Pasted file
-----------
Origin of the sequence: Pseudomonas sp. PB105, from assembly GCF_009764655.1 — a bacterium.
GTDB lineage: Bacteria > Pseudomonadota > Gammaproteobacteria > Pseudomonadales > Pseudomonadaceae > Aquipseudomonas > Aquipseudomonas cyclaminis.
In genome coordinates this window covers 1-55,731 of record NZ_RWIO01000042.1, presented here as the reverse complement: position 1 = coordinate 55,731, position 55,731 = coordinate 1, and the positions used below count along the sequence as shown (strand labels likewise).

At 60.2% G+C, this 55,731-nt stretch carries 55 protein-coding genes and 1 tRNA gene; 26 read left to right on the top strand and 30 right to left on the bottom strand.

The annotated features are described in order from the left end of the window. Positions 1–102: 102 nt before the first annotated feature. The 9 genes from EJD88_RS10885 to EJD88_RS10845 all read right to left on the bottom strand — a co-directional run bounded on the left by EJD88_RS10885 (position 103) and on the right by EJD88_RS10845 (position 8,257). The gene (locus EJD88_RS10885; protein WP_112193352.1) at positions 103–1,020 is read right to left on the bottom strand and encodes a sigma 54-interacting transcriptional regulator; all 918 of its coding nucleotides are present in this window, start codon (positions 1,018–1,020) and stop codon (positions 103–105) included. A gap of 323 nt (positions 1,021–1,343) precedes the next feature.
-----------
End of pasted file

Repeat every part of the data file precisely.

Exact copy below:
Origin of the sequence: Pseudomonas sp. PB105, from assembly GCF_009764655.1 — a bacterium.
GTDB lineage: Bacteria > Pseudomonadota > Gammaproteobacteria > Pseudomonadales > Pseudomonadaceae > Aquipseudomonas > Aquipseudomonas cyclaminis.
In genome coordinates this window covers 1-55,731 of record NZ_RWIO01000042.1, presented here as the reverse complement: position 1 = coordinate 55,731, position 55,731 = coordinate 1, and the positions used below count along the sequence as shown (strand labels likewise).

At 60.2% G+C, this 55,731-nt stretch carries 55 protein-coding genes and 1 tRNA gene; 26 read left to right on the top strand and 30 right to left on the bottom strand.

The annotated features are described in order from the left end of the window. Positions 1–102: 102 nt before the first annotated feature. The 9 genes from EJD88_RS10885 to EJD88_RS10845 all read right to left on the bottom strand — a co-directional run bounded on the left by EJD88_RS10885 (position 103) and on the right by EJD88_RS10845 (position 8,257). The gene (locus EJD88_RS10885; protein WP_112193352.1) at positions 103–1,020 is read right to left on the bottom strand and encodes a sigma 54-interacting transcriptional regulator; all 918 of its coding nucleotides are present in this window, start codon (positions 1,018–1,020) and stop codon (positions 103–105) included. A gap of 323 nt (positions 1,021–1,343) precedes the next feature.